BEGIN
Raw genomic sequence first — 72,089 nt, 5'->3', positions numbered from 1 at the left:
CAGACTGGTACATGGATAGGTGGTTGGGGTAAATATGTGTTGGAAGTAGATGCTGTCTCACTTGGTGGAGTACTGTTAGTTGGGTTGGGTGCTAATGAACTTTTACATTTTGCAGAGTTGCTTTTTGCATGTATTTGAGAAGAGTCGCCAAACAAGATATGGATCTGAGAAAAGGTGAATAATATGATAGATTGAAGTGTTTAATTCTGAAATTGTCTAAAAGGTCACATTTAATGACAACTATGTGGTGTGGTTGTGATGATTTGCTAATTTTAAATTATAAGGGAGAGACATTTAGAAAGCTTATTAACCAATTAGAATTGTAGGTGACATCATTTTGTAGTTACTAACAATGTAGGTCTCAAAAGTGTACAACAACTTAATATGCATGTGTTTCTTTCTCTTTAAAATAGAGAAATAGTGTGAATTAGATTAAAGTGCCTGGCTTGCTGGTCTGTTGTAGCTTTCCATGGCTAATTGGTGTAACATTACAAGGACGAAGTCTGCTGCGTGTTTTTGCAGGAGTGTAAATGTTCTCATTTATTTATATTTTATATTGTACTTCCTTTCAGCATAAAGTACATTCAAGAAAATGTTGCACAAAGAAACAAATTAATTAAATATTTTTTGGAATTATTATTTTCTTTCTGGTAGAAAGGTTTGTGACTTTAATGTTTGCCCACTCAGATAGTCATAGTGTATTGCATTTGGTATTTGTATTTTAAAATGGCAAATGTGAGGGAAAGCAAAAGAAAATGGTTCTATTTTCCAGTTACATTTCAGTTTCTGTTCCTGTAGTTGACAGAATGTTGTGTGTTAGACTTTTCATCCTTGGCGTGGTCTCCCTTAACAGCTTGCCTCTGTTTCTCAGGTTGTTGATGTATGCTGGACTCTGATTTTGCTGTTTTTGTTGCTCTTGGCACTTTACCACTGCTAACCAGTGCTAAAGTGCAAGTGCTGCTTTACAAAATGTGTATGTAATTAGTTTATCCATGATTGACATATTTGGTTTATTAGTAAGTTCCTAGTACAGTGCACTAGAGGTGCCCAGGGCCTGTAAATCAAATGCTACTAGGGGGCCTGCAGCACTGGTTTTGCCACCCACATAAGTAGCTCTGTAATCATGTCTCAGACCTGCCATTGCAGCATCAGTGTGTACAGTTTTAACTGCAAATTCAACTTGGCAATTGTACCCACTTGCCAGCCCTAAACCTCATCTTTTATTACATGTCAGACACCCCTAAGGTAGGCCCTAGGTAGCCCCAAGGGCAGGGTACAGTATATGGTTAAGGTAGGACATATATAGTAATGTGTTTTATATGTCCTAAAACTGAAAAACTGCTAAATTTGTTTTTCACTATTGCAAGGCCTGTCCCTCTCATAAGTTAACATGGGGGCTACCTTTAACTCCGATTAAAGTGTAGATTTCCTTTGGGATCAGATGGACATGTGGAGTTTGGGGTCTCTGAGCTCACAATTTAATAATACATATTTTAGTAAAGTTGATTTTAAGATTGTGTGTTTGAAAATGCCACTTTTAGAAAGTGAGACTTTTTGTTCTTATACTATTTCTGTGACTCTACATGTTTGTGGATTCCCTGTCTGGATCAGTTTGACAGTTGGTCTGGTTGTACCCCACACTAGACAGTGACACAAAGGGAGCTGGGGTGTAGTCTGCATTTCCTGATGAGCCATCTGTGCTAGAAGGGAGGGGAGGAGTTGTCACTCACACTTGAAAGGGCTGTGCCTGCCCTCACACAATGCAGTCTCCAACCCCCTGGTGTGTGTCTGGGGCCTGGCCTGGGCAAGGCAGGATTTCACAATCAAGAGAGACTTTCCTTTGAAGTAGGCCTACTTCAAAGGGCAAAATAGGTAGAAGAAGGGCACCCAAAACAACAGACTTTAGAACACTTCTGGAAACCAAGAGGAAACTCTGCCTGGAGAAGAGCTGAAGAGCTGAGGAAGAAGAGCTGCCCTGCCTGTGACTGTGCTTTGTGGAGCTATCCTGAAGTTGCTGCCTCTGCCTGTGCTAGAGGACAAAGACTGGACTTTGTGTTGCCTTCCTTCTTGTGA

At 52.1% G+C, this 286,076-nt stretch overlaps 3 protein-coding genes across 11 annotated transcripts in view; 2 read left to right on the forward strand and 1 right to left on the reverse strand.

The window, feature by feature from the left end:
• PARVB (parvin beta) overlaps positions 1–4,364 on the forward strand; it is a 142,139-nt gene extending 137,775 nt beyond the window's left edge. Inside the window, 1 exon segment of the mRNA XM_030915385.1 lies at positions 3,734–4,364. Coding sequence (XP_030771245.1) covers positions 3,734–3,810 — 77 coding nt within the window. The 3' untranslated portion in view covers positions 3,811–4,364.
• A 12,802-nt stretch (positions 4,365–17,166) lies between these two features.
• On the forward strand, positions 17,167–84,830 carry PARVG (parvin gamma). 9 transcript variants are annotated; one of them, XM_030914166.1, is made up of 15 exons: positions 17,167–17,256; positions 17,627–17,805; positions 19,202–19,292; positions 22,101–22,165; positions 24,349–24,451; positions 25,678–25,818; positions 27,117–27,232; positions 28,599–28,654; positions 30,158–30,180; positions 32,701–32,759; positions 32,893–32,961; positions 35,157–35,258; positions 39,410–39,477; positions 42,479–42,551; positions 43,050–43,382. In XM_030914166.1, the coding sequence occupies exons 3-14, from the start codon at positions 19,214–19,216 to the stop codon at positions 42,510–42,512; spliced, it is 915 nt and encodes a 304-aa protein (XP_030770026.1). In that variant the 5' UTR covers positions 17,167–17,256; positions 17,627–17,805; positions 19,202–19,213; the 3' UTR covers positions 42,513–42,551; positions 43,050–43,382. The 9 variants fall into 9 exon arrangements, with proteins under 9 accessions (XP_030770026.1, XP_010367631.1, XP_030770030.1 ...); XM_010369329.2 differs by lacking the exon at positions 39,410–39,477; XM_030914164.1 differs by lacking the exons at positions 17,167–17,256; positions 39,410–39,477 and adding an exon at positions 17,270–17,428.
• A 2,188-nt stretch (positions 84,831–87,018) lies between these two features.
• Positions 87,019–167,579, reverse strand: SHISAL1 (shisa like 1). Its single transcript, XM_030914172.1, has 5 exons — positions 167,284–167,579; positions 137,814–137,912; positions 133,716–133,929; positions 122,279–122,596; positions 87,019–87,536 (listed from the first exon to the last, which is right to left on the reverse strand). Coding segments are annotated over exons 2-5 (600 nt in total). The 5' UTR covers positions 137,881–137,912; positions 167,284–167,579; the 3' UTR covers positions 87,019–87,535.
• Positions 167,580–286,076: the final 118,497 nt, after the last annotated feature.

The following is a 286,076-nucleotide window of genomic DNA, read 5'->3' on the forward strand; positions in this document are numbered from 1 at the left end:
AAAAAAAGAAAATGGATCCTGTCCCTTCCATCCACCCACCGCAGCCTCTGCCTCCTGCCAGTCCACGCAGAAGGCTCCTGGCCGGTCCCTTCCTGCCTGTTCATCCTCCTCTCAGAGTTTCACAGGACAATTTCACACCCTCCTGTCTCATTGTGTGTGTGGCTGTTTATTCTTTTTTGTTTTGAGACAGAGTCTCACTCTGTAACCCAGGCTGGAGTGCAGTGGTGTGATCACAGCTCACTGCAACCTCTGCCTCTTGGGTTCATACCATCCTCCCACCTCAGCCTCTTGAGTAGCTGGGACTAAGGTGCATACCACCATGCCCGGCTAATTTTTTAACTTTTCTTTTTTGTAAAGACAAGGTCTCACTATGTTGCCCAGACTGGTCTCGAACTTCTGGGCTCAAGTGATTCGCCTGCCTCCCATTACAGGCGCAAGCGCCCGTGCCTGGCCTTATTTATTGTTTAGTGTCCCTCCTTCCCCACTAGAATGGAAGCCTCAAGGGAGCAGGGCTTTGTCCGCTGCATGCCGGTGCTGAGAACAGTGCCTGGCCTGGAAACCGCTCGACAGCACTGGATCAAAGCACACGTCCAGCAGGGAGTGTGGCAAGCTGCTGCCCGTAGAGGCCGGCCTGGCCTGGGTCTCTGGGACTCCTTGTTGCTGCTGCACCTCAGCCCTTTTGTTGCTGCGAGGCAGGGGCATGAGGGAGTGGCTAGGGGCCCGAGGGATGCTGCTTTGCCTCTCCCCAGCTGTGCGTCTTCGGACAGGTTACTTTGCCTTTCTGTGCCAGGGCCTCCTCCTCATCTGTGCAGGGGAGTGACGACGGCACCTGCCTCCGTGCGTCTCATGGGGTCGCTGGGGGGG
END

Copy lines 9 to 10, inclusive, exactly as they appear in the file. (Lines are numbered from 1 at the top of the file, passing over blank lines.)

• Positions 87,019–167,579, reverse strand: SHISAL1 (shisa like 1). Its single transcript, XM_030914172.1, has 5 exons — positions 167,284–167,579; positions 137,814–137,912; positions 133,716–133,929; positions 122,279–122,596; positions 87,019–87,536 (listed from the first exon to the last, which is right to left on the reverse strand). Coding segments are annotated over exons 2-5 (600 nt in total). The 5' UTR covers positions 137,881–137,912; positions 167,284–167,579; the 3' UTR covers positions 87,019–87,535.
• Positions 167,580–286,076: the final 118,497 nt, after the last annotated feature.